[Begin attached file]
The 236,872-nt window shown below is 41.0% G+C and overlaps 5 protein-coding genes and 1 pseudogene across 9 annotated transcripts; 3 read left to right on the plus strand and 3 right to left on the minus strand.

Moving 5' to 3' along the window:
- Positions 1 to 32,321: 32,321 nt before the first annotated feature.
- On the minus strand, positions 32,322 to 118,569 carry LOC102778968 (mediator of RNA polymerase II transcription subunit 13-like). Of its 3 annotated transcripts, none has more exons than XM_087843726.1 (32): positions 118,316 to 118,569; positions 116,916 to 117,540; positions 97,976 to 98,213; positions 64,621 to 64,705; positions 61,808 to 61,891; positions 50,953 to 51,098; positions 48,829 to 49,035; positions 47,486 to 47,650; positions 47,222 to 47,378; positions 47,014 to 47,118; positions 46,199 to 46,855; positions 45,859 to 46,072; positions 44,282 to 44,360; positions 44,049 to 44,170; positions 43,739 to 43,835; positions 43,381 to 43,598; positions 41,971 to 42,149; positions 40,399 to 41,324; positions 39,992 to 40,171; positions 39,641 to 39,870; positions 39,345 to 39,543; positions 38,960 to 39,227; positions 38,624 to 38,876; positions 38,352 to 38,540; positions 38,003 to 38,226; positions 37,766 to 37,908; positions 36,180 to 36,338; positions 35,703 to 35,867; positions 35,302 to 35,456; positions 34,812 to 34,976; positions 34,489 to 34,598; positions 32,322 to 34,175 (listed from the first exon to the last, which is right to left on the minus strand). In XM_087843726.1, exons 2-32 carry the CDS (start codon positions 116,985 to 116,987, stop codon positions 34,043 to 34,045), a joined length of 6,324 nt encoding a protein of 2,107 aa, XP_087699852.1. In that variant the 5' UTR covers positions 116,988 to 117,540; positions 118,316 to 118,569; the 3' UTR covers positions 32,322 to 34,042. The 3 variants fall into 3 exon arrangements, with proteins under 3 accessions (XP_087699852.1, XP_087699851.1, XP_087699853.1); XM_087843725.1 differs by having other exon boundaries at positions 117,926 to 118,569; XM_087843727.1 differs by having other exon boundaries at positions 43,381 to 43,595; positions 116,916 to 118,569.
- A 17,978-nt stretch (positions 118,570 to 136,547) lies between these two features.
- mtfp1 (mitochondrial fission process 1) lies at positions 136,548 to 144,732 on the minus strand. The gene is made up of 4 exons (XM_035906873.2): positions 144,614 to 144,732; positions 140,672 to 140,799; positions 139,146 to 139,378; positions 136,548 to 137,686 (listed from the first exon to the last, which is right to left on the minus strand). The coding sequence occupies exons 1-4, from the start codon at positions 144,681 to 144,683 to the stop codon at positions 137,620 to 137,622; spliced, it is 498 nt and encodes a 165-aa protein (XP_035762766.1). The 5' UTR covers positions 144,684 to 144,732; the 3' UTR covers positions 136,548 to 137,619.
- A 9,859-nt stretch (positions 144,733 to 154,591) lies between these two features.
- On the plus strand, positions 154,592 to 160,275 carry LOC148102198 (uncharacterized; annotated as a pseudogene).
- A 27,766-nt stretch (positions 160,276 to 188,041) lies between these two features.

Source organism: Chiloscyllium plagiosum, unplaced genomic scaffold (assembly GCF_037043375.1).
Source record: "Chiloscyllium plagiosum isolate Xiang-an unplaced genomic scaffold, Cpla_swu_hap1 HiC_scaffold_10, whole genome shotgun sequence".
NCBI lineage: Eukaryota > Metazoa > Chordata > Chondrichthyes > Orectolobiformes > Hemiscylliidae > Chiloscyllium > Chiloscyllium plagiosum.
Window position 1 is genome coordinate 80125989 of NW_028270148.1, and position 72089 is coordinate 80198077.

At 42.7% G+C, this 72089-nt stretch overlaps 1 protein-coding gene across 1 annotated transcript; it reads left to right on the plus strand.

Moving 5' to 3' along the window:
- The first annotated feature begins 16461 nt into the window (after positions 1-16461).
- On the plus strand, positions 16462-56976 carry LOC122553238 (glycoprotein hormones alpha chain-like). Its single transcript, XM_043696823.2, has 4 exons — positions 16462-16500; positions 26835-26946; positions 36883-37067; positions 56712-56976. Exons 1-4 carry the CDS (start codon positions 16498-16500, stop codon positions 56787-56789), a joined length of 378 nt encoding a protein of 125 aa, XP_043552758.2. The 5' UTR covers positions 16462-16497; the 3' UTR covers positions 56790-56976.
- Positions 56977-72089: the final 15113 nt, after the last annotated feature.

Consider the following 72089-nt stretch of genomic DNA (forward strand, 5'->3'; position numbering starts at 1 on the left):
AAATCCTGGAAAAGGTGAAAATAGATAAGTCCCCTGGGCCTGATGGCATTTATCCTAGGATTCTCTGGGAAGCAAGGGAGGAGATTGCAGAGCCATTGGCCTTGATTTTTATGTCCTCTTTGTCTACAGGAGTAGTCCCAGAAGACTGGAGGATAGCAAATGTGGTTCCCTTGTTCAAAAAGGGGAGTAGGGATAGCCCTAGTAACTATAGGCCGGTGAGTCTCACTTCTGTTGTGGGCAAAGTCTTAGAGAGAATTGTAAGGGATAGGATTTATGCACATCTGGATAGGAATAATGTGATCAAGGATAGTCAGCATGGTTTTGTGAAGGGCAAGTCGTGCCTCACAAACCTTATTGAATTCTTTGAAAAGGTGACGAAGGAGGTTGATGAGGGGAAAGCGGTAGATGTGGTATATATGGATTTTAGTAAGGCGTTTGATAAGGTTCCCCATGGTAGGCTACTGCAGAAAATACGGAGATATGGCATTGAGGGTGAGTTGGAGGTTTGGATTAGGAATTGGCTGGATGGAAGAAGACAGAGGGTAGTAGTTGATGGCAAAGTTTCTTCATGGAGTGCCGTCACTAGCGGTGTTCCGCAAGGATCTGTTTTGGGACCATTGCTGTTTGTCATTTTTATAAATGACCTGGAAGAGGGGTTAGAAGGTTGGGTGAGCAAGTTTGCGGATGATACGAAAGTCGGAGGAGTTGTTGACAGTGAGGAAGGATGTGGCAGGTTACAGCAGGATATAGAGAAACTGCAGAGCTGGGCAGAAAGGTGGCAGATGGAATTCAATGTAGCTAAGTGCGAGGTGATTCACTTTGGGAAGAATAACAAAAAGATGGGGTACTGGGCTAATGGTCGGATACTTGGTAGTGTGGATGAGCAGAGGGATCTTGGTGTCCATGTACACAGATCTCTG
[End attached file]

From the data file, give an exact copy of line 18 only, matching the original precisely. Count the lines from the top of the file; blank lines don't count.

- Positions 56977-72089: the final 15113 nt, after the last annotated feature.